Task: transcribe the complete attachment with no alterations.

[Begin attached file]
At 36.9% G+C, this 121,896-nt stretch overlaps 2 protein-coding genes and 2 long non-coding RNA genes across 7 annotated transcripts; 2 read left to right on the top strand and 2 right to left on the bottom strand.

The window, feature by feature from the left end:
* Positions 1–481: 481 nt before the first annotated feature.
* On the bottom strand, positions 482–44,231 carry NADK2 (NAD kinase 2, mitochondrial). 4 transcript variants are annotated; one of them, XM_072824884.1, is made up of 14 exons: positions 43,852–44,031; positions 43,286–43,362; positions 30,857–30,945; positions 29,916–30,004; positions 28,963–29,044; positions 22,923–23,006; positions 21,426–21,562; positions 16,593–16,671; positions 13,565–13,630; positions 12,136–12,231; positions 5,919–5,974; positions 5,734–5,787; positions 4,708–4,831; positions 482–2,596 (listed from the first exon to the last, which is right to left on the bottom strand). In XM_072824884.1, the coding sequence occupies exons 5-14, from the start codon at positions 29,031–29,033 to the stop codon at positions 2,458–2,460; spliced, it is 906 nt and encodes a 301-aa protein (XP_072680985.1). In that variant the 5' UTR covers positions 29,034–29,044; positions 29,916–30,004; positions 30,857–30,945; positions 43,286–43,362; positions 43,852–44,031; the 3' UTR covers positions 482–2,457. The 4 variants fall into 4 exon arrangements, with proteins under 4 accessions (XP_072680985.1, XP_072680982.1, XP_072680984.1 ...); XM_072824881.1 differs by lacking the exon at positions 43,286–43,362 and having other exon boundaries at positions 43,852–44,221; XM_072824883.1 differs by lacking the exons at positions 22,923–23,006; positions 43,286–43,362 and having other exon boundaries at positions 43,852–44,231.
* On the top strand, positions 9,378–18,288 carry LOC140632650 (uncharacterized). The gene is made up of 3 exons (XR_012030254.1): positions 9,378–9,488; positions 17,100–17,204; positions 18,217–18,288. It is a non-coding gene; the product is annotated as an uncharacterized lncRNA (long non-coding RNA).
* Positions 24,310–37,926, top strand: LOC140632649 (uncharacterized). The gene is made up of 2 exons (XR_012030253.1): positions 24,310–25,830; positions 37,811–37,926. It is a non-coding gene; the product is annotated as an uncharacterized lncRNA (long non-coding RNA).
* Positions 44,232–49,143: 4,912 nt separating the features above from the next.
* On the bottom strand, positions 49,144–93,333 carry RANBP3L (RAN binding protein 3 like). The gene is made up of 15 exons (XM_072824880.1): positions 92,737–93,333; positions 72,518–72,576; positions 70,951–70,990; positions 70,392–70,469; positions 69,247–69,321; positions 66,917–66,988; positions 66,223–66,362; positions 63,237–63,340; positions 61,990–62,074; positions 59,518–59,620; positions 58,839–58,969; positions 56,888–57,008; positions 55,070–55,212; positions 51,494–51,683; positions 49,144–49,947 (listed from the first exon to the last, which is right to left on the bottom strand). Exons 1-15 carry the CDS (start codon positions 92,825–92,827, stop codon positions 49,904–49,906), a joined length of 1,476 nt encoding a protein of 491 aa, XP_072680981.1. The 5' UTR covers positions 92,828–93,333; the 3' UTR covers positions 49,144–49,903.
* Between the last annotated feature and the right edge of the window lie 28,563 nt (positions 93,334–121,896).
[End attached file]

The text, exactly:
At 36.9% G+C, this 121,896-nt stretch overlaps 2 protein-coding genes and 2 long non-coding RNA genes across 7 annotated transcripts; 2 read left to right on the top strand and 2 right to left on the bottom strand.

The window, feature by feature from the left end:
* Positions 1–481: 481 nt before the first annotated feature.
* On the bottom strand, positions 482–44,231 carry NADK2 (NAD kinase 2, mitochondrial). 4 transcript variants are annotated; one of them, XM_072824884.1, is made up of 14 exons: positions 43,852–44,031; positions 43,286–43,362; positions 30,857–30,945; positions 29,916–30,004; positions 28,963–29,044; positions 22,923–23,006; positions 21,426–21,562; positions 16,593–16,671; positions 13,565–13,630; positions 12,136–12,231; positions 5,919–5,974; positions 5,734–5,787; positions 4,708–4,831; positions 482–2,596 (listed from the first exon to the last, which is right to left on the bottom strand). In XM_072824884.1, the coding sequence occupies exons 5-14, from the start codon at positions 29,031–29,033 to the stop codon at positions 2,458–2,460; spliced, it is 906 nt and encodes a 301-aa protein (XP_072680985.1). In that variant the 5' UTR covers positions 29,034–29,044; positions 29,916–30,004; positions 30,857–30,945; positions 43,286–43,362; positions 43,852–44,031; the 3' UTR covers positions 482–2,457. The 4 variants fall into 4 exon arrangements, with proteins under 4 accessions (XP_072680985.1, XP_072680982.1, XP_072680984.1 ...); XM_072824881.1 differs by lacking the exon at positions 43,286–43,362 and having other exon boundaries at positions 43,852–44,221; XM_072824883.1 differs by lacking the exons at positions 22,923–23,006; positions 43,286–43,362 and having other exon boundaries at positions 43,852–44,231.
* On the top strand, positions 9,378–18,288 carry LOC140632650 (uncharacterized). The gene is made up of 3 exons (XR_012030254.1): positions 9,378–9,488; positions 17,100–17,204; positions 18,217–18,288. It is a non-coding gene; the product is annotated as an uncharacterized lncRNA (long non-coding RNA).
* Positions 24,310–37,926, top strand: LOC140632649 (uncharacterized). The gene is made up of 2 exons (XR_012030253.1): positions 24,310–25,830; positions 37,811–37,926. It is a non-coding gene; the product is annotated as an uncharacterized lncRNA (long non-coding RNA).
* Positions 44,232–49,143: 4,912 nt separating the features above from the next.
* On the bottom strand, positions 49,144–93,333 carry RANBP3L (RAN binding protein 3 like). The gene is made up of 15 exons (XM_072824880.1): positions 92,737–93,333; positions 72,518–72,576; positions 70,951–70,990; positions 70,392–70,469; positions 69,247–69,321; positions 66,917–66,988; positions 66,223–66,362; positions 63,237–63,340; positions 61,990–62,074; positions 59,518–59,620; positions 58,839–58,969; positions 56,888–57,008; positions 55,070–55,212; positions 51,494–51,683; positions 49,144–49,947 (listed from the first exon to the last, which is right to left on the bottom strand). Exons 1-15 carry the CDS (start codon positions 92,825–92,827, stop codon positions 49,904–49,906), a joined length of 1,476 nt encoding a protein of 491 aa, XP_072680981.1. The 5' UTR covers positions 92,828–93,333; the 3' UTR covers positions 49,144–49,903.
* Between the last annotated feature and the right edge of the window lie 28,563 nt (positions 93,334–121,896).